Cephalexin is a first generation cephalosporin antibiotic, used for the treatment of skin and soft tissue infection, urinary tract infection and diabetic foot ulcer. It is bactericidal, active against both gram positive and gram negative bacteria with similar action of benzyl pencillin by inhibiting the synthesis of bacterial cell wall.5 Cephalexin is commercially available as tablet, capsule and suspension dosage forms. Cephalexin on oral administration causes indigestion, stomach pain, vomiting and gastrointestinal distress.
The aim of the present investigation is to assess the applicability of nanosponge loaded hydrogel in delivering cephalexin through skin. For this purpose, cephalexin was entrapped in nanosponge and incorporated into hydrogel and evaluated the in vitro skin permeation. Since, the formulation was mainly focused on skin and soft tissue infection associated with diabetic foot infection; it was treated against organisms like Staphylococcus aureus, Pseudomonas aeuroginosa and Enterobacteriaceae. Diabetic foot infection is usually a mixed type infection; the major organism involved in the infection is Staphylococcus aureus.6 Pseudomonas species are often isolated from the wounds. Enterobacteriaceae are also found in many patients with chronic infections. 7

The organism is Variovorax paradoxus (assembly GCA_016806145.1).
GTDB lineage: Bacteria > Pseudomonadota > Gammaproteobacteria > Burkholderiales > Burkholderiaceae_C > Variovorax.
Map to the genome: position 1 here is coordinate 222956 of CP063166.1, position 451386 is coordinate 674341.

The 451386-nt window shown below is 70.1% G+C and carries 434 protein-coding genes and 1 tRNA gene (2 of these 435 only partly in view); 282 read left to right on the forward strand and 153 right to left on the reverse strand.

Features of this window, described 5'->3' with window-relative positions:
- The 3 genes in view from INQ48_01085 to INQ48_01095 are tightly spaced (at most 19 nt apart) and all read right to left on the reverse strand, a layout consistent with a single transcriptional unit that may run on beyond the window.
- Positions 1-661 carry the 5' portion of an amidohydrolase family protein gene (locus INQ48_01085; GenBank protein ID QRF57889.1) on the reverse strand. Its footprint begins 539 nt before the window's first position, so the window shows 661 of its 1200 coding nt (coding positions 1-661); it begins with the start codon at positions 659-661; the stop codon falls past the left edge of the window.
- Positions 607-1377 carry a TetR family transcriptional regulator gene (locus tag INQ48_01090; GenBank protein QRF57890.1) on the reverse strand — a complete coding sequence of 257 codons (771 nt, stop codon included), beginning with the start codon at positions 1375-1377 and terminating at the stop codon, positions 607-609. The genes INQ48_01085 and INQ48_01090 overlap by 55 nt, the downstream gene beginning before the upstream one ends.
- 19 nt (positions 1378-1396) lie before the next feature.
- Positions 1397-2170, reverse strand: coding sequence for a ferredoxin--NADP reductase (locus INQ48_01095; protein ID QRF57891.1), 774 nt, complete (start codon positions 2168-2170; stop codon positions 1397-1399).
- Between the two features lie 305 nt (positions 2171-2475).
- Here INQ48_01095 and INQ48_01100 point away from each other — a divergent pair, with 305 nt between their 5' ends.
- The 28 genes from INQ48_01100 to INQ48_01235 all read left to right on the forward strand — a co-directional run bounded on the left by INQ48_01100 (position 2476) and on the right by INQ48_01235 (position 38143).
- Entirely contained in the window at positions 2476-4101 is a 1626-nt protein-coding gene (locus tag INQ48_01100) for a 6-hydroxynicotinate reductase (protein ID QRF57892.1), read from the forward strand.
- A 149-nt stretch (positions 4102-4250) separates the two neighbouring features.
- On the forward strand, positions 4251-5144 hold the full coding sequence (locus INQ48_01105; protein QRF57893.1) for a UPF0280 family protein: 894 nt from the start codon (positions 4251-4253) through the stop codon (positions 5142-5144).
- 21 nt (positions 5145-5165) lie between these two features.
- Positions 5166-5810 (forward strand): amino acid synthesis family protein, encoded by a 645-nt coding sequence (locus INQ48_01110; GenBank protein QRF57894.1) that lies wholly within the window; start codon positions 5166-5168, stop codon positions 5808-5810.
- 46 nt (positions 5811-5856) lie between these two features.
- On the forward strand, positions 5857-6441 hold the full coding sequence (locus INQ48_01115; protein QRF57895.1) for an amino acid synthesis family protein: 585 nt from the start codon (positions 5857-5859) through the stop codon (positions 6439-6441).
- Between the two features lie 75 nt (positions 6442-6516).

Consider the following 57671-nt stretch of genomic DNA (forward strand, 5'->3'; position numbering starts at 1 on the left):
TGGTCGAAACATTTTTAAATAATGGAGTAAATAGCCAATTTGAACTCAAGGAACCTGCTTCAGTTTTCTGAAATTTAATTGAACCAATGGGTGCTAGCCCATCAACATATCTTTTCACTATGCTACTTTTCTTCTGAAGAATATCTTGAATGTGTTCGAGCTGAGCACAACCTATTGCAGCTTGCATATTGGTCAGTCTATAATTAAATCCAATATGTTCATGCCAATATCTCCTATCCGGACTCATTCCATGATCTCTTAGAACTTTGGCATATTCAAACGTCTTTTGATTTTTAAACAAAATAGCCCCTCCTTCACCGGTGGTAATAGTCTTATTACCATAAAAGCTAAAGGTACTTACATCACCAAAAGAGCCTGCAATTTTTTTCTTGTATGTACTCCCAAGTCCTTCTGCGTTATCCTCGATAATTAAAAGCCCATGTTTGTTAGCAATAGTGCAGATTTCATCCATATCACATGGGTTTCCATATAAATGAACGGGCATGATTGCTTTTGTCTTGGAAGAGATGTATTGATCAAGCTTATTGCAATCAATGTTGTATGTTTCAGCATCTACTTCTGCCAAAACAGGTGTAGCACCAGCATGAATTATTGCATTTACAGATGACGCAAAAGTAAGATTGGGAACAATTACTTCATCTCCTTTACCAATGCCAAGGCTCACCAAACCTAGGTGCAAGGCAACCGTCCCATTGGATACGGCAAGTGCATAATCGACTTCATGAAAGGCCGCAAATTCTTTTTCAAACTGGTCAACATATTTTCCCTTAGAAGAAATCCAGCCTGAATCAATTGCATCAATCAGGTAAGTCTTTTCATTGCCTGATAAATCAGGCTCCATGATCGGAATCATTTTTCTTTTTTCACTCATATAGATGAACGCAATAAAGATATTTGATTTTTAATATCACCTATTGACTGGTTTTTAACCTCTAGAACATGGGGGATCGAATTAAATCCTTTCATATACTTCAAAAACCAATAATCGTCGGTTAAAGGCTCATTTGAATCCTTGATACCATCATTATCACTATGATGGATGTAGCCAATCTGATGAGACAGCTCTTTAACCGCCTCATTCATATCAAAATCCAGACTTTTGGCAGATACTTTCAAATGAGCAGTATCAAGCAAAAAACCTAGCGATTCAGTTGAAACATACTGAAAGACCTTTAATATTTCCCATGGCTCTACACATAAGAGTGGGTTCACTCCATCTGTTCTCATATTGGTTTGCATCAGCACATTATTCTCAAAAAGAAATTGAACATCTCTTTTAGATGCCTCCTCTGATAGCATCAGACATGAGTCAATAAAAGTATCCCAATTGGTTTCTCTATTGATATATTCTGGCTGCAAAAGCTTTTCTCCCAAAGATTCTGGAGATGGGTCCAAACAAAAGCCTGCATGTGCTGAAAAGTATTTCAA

MATERIALS AND METHODS:
Cephalexin was the gift sample from Ranbaxy Laboratories Ltd, Haryana, India. Hydroxyl Ethyl Cellulose, Poly Vinyl Alcohol, Carbopol 934 and Triethanolamine were purchased from Loba Chemie Pvt. Ltd, Mumbai, India. Dichloromethane was purchased from Nice Chemicals, Kerala, India and Propylene Glycol was from Spectrum Reagents and Chemicals Pvt. Ltd. Kerala, India. All other ingredients used were of analytical grade.
Preparation of Cephalexin Nanosponge:
Cephalexin nanosponge was formulated by emulsion solvent diffusion method. Four batches of nanosponges (NS1- NS4) with varying proportions of hydroxyl ethyl cellulose (HEC) and polyvinyl alcohol (PVA) were taken. The disperse phase consists of Cephalexin (100mg) and required quantity of HEC dissolved in 20ml of dichloromethane was slowly added to a specific quantity of PVA in 150 ml of aqueous continuous phase. Then the mixture was stirred at 1000 rpm for 2 hours on a magnetic stirrer (Kemi, India). The nanosponges formed were collected by filtration and dried in oven (Kemi, India) at 40oC for 24 hours. Then the dried nanosponges were stored in vacuum desiccator to remove the residual solvent. The composition of nanosponge formulation was tabulated in Table 1. The prepared nanosponges were characterised based upon the entrapment efficacy and particle size.8